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Computational Advertising Bipartite Graph Matching

13CSE001

Online Algorithms

Classic model of algorithms We get to see the entire input, then compute some

function of it

In this context, offline algorithm

Online Algorithms We get to see the input one piece at a time, and need

to make irrevocable decisions along the way

Similar to the data stream model

Example: Bipartite Matching

Nodes: Boys and Girls; Edges: Compatible Pairs Goal: Match as many compatible pairs as possible

Example: Bipartite Matching

Example: Bipartite Matching

Perfect matching... all the vertices of graph are matched Maximum Matching... a matching that contains the longest possible number of matches

Matching Algorithm

Problem: Find a maximum matching for a given bipartite graph

A perfect one if it exists

There is a polynomial time offline algorithm based on augmenting path (Hopcroft & Karp 1973)

Online Graph Matching Problem

Initially, we are given the sets boys and girls

In each round, one girls choice are revealed

That is, girls edges are revealed

At that time, we have to decide either:

Pair the girl with a boy

Do not pair the girl with any boy

Example of application:

Assigning tasks to servers

Online Graph Matching: Example

Online Graph Matching: Example

Online Graph Matching: Example

Online Graph Matching: Example

Online Graph Matching: Example

Online Graph Matching: Example

Online Graph Matching: Example

Online Graph Matching: Example

Greedy Algorithm

Greedy algorithm for the online graph matching problem:

Pair the new girl with any eligible boy

If there is none, do not pair girl

How good is the algorithm?

Competitive Ratio

For input I, suppose greedy produces matching while an optimal matching

is

Competitive ratio=

(| |/ ||)

Analyzing the Greedy Algorithm Suppose

Consider the set G of girls

matched but not in

(1) || ||+|G|

Every boy B adjacent to girls in G

is already matched in

(2) || |B|

Optimal matches all the girls in G to boys in B

(3) |G||B|

Analyzing the Greedy Algorithm

Combining (2) and (3):

(4) |G||B| ||

Combining (1) and (4):

|| ||+||

|| 2||

||/ ||1/2

History of Web Advertising

Banner ads (1995-2001)

Initial form of web advertising

Popular websites charged X$

for every 1000 impressions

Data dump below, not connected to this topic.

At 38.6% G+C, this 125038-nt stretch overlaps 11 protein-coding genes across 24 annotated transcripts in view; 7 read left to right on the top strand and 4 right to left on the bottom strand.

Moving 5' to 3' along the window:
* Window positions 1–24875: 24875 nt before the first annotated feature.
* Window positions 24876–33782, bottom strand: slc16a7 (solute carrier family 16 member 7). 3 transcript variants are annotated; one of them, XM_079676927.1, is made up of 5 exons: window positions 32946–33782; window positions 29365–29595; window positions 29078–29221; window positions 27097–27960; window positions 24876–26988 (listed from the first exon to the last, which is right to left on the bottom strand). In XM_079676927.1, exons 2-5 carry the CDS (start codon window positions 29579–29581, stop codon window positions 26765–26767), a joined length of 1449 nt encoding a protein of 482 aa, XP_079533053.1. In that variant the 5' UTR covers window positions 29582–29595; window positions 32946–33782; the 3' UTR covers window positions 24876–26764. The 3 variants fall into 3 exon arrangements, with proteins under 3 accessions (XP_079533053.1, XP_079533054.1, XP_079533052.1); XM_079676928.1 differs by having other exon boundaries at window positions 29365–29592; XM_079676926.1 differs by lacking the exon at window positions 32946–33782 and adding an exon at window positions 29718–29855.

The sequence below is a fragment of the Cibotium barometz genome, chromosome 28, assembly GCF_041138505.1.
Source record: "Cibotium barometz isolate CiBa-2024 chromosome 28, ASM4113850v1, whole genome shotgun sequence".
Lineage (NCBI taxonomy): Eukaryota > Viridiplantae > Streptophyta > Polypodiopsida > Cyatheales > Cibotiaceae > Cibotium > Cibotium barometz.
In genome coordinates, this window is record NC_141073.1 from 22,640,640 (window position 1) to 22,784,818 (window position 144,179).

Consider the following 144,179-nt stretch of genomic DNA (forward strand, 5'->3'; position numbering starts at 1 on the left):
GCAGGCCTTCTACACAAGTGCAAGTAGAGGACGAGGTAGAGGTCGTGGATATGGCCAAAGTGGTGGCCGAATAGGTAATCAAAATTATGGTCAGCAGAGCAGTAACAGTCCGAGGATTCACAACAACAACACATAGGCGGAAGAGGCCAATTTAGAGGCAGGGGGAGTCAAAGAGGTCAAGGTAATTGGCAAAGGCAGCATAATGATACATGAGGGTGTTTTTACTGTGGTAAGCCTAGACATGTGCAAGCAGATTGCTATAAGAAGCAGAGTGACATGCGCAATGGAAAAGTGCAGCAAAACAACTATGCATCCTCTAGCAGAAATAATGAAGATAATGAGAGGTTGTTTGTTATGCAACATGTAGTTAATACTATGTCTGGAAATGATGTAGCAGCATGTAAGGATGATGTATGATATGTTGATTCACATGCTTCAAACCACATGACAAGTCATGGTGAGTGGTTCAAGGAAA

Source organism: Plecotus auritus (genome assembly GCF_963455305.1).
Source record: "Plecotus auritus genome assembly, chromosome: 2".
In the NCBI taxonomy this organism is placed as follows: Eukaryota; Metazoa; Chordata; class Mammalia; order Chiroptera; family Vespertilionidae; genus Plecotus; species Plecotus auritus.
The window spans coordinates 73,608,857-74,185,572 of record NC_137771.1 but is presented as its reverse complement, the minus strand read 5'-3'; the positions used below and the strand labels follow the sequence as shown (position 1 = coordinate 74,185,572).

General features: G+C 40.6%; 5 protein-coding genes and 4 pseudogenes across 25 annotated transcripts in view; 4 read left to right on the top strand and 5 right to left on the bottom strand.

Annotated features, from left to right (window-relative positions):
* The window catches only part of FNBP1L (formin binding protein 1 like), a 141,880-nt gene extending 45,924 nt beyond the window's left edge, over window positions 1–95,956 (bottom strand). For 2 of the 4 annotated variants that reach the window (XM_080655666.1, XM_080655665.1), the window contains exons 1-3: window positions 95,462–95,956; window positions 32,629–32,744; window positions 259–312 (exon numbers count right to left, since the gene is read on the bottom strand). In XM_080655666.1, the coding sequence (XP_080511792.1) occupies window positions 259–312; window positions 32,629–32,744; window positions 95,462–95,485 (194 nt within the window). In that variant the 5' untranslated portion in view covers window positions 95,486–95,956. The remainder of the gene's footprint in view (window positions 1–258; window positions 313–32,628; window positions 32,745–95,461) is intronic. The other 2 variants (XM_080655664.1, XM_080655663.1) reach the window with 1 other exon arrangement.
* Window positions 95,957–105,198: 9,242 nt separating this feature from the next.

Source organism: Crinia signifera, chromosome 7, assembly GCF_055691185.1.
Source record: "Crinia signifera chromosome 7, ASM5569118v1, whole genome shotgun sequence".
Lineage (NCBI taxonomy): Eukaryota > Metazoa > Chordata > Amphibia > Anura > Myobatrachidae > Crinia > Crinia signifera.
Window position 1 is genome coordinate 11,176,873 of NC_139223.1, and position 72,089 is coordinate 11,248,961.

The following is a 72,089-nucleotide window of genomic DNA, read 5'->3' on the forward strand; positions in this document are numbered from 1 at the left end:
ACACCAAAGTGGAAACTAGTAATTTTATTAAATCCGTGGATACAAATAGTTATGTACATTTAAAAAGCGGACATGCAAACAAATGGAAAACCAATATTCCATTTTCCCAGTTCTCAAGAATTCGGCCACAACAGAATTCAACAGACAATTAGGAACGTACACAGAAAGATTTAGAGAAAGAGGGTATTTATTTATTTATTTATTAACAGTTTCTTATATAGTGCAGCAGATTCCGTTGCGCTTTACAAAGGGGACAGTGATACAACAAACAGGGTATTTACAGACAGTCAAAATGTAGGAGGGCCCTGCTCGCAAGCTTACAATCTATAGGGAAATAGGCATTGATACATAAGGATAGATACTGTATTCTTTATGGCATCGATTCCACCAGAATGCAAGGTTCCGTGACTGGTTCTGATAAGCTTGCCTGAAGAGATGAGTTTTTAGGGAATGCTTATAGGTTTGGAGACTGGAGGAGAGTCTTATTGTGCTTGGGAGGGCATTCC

of the add

Called CPM rate (cost per thousand impressions)

Modeled similar to TV, magazine ads

From untargeted to demographically targeted

Low click-through rates

Low ROI for advertisers

Performance-based Advertising

Introduced by Overture around 2000

Advertisers bid on search keywords

When someone searches for that keyword, the highest bidders ad is shown

Advertiser is charged only if the ad is clicked on

Similar model adopted by Google with some changes around 2002

Called Adwords

Algorithmic Challenges

Performance based advertising works Multi-billion-dollar industry

What ads to show for a given query? The AdWords Problem Mining of Massive Datasets

If I am an advertiser, which search terms should I bid on and how much should I bid? (Its not our focus)

AdWords Problem

A stream of queries arrives at the search engine: 1, 2,

Several advertisers bid on each query

When query arrives, search engine must pick a subset of advertisers whose ads are shown

Goal: Maximize search engines revenues

Clearly we need an online algorithm!

Expected Revenue

Expected Revenue

The AdWords Innovation

Instead of sorting advertisers by bid, sort by expected revenue

Limitations of Simple Algorithm

CTR of an ad is unknown

Advertisers have limited budgets and bid on multiple ads.

Future Work

Estimation of CTR

Algorithm to solve limited budgets problem

(Balance Algorithm)

References

[1] Mehta A, Saberi A, Vazirani U, Vazirani V. Adwords and generalized online matching. J ACM (JACM) 2007;54(5):22.

[2] Reiss C, Wilkes J, Hellerstein JL. Google cluster-usage traces: format schema. Google Inc., White Paper; 2011.

[3] Legrain A, Fortin M-A, Lahrichi N, Rousseau L-M. Online stochastic optimization of radiotherapy patient scheduling. In: Health care management science; 2014. p. 114

References

[4] Coy P. The secret to google's success. http://www.bloomberg.com/bw/stories/ 2006-03-05/

the-secret-to-googles-success; 5 March 2006 [accessed16.02.15].

[5] Google, 2014. 2014 financial tables.

https://investor.google.com/financial/tables.html [accessed 16.02.2015].

[6] Antoine Legrain , Patrick Jaillet A stochastic

algorithm for online bipartite resource allocation problems.

Computers & Operations Research 75 (2016) 2837,

Thank you